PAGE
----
We included a provision in the 2001 final rule to allow an additional two years for mines experiencing difficulty in reducing DPM levels to the final concentration limit due to technological constraints (66 FR 5861). The June 6, 2005, final rule on the interim limit subsequently revised the extension requirement to provide one year, renewable, extensions to comply with the final limit, based on economic or technological infeasibility, but continues to prohibit newer mines from applying for extensions (70 FR 32966).
Following promulgation of the 2001 final rule, we agreed to engage in a joint MSHA/industry 31-Mine Study to, among other things, assess the technological and economic feasibility of underground metal and nonmetal mine operators to achieve compliance with the interim and final DPM concentration limits. Feasibility at each of the 31 mines was determined using the Estimator. The analyses were based on the highest DPM sample result obtained at each mine and all major DPM emission sources at each mine plus spare equipment. On January 6, 2003, we issued our final report entitled, “MSHA'S Report on Data Collected during a Joint MSHA/Industry Study of DPM Levels in Underground Metal and Nonmetal Mines.” With regard to feasibility of compliance with both the interim and final concentration limits, we concluded in the study that it may be both technologically and economically feasible for metal and nonmetal underground mines to comply with the 2001 rule. At that time, however, we acknowledged our limited in-mine documentation on implementation of DPM control technology with issues such as retrofitting and regeneration of filters. Consequently, we committed to continue to consult with the National Institute for Occupational Safety and Health, industry and labor representatives on the availability of practical mine worthy filter technology. NIOSH peer reviewed our final report of the 31-Mine Study (70 FR 32870-73).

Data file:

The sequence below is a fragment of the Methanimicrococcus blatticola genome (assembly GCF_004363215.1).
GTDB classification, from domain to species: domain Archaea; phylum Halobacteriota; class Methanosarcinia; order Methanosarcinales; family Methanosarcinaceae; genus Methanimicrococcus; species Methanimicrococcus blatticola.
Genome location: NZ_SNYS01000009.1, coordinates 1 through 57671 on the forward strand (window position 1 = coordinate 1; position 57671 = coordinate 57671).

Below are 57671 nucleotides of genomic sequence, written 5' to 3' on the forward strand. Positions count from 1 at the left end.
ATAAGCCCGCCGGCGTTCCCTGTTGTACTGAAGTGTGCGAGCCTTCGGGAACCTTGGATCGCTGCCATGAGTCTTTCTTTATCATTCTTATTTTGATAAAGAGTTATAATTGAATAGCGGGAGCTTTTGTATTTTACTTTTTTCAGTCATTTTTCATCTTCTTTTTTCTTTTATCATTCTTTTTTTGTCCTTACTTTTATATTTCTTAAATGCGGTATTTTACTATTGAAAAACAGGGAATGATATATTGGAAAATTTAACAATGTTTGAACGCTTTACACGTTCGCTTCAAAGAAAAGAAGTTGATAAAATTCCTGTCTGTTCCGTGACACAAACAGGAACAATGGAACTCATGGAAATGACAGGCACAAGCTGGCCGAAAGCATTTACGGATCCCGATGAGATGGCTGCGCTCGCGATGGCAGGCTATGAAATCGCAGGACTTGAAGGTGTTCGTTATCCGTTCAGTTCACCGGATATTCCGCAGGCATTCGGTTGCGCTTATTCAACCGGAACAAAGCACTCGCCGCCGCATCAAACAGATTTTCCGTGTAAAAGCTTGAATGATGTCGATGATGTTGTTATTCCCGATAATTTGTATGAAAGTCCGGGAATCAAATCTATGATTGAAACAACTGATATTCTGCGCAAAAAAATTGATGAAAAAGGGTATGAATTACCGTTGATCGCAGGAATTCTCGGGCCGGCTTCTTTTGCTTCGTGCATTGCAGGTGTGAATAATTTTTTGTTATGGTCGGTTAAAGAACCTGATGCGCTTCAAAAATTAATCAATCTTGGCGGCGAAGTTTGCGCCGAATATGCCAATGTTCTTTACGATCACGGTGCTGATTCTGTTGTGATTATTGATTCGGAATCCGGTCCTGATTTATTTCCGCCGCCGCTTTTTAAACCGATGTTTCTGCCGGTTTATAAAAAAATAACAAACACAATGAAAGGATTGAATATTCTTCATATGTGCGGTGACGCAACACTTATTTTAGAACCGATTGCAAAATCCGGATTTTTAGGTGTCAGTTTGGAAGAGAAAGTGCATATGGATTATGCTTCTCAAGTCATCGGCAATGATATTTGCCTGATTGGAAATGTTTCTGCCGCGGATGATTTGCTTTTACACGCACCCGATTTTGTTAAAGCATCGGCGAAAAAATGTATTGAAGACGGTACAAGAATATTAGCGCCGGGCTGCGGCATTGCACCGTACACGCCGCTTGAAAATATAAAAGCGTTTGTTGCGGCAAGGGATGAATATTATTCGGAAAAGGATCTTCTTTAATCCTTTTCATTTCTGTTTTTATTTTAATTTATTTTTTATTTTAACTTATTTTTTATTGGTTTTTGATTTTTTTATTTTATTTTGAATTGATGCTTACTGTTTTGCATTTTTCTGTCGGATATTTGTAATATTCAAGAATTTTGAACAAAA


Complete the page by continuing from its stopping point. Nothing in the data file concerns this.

Furthermore, by letter to MSHA dated June 25, 2003, NIOSH stated that:
Operators will need to make informed decisions regarding filter selection, retrofitting, engine and equipment deployment, operation, and maintenance, and specifically work through issues such as in-use efficiencies, secondary emissions, engine backpressure, DPF regeneration, DPF reliability and durability. NIOSH is of the opinion that these issues can be solved if the informed decisions mentioned above are made. (70 FR 32923)